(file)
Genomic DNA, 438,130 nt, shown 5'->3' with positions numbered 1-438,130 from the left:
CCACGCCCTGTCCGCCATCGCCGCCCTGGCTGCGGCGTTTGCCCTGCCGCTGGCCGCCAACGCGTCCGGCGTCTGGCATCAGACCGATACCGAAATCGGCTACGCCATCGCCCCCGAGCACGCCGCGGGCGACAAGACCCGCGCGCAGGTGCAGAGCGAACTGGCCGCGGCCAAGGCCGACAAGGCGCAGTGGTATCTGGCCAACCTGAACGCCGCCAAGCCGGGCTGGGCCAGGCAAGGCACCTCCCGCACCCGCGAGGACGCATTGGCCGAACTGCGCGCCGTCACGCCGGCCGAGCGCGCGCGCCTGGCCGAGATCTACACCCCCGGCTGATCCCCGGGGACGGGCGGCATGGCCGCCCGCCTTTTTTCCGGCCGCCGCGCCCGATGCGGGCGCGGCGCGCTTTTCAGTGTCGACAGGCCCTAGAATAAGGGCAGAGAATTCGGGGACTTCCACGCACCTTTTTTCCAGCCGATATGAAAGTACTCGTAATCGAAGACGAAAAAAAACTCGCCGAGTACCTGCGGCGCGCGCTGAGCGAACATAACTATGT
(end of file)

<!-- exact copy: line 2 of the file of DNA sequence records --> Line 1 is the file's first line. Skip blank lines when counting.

CCACGCCCTGTCCGCCATCGCCGCCCTGGCTGCGGCGTTTGCCCTGCCGCTGGCCGCCAACGCGTCCGGCGTCTGGCATCAGACCGATACCGAAATCGGCTACGCCATCGCCCCCGAGCACGCCGCGGGCGACAAGACCCGCGCGCAGGTGCAGAGCGAACTGGCCGCGGCCAAGGCCGACAAGGCGCAGTGGTATCTGGCCAACCTGAACGCCGCCAAGCCGGGCTGGGCCAGGCAAGGCACCTCCCGCACCCGCGAGGACGCATTGGCCGAACTGCGCGCCGTCACGCCGGCCGAGCGCGCGCGCCTGGCCGAGATCTACACCCCCGGCTGATCCCCGGGGACGGGCGGCATGGCCGCCCGCCTTTTTTCCGGCCGCCGCGCCCGATGCGGGCGCGGCGCGCTTTTCAGTGTCGACAGGCCCTAGAATAAGGGCAGAGAATTCGGGGACTTCCACGCACCTTTTTTCCAGCCGATATGAAAGTACTCGTAATCGAAGACGAAAAAAAACTCGCCGAGTACCTGCGGCGCGCGCTGAGCGAACATAACTATGT